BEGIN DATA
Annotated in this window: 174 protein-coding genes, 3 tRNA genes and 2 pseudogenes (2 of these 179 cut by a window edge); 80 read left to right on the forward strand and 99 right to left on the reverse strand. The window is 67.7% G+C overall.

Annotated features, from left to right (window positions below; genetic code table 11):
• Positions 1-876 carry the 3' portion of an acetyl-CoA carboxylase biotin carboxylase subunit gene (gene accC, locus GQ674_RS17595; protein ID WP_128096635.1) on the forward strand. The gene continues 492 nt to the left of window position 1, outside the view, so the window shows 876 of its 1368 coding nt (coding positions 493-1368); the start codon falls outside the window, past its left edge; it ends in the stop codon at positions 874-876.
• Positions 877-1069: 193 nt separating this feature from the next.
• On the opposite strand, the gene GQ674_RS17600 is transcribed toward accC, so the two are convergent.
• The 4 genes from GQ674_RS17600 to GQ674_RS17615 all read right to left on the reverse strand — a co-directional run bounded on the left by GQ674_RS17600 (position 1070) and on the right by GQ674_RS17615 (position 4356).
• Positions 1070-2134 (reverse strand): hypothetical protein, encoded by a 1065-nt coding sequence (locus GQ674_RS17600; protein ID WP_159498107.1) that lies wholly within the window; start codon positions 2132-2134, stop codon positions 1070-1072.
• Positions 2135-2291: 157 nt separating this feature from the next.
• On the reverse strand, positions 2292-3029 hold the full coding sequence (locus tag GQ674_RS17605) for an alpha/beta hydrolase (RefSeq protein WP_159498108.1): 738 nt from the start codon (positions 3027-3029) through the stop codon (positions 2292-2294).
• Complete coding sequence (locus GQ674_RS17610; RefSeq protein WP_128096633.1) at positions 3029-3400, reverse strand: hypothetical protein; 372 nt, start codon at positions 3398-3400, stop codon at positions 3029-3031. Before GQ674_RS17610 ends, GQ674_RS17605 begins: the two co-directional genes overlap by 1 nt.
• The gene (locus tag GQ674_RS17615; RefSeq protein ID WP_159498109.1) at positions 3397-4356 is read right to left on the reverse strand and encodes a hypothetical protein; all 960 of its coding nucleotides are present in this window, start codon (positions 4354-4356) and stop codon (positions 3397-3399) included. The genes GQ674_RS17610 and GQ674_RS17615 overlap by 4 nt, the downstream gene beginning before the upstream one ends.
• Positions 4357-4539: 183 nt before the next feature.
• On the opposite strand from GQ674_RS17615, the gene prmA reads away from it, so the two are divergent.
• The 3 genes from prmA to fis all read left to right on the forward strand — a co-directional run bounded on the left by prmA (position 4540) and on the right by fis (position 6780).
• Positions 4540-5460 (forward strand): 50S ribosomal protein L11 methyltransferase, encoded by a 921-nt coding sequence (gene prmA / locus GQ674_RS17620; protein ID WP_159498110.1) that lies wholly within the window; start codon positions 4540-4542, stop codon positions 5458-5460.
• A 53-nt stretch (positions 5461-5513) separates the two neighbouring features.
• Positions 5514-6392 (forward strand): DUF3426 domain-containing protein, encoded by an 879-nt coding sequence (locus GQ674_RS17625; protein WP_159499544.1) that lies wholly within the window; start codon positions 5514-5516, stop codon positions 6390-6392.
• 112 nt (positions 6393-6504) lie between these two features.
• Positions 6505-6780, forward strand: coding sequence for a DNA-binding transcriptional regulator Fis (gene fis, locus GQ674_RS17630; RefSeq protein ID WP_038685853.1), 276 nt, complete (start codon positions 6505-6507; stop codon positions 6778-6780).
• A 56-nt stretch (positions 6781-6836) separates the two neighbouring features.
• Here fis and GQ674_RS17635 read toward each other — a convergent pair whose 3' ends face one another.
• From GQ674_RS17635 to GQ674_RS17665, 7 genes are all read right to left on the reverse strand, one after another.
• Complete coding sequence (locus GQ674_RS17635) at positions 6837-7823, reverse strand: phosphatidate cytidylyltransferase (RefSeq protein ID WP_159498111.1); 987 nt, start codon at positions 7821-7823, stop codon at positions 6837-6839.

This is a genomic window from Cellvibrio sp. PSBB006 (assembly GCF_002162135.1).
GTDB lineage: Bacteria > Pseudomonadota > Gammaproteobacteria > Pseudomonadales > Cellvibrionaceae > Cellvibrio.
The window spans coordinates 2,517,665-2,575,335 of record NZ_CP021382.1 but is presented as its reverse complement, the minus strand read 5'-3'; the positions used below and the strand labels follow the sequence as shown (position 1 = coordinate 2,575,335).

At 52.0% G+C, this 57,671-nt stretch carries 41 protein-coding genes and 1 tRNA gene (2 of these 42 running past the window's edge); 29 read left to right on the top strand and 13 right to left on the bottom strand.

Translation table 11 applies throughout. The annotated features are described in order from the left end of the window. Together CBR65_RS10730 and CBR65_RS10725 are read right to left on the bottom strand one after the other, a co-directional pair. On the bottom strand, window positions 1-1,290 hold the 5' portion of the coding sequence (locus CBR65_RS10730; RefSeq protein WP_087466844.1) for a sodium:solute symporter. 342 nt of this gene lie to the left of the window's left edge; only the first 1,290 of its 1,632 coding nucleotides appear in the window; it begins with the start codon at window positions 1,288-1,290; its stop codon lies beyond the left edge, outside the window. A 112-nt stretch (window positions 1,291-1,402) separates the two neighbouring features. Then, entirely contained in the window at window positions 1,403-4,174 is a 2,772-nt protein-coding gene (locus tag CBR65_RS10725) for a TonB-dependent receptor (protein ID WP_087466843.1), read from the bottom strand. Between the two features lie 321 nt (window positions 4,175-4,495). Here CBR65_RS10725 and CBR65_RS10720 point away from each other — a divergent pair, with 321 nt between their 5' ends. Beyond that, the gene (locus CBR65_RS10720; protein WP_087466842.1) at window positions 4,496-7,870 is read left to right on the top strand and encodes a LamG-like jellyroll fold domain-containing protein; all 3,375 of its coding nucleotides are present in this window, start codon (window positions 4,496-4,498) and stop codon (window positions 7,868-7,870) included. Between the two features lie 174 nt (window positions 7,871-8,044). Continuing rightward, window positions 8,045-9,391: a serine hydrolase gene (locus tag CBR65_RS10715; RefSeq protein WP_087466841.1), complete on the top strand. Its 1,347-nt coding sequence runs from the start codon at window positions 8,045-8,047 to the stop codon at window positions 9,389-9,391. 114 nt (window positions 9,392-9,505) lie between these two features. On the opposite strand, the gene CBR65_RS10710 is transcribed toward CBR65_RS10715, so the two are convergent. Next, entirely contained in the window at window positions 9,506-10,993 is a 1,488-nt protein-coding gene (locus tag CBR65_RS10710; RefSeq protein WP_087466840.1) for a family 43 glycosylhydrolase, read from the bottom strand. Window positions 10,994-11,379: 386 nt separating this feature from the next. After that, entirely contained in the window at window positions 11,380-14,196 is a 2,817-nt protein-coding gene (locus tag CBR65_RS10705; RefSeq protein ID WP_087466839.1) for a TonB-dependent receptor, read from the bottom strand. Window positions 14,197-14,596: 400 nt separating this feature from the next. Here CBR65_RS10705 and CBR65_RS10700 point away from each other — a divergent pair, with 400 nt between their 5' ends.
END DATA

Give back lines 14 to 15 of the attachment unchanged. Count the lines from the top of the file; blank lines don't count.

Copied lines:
• The 3 genes from prmA to fis all read left to right on the forward strand — a co-directional run bounded on the left by prmA (position 4540) and on the right by fis (position 6780).
• Positions 4540-5460 (forward strand): 50S ribosomal protein L11 methyltransferase, encoded by a 921-nt coding sequence (gene prmA / locus GQ674_RS17620; protein ID WP_159498110.1) that lies wholly within the window; start codon positions 4540-4542, stop codon positions 5458-5460.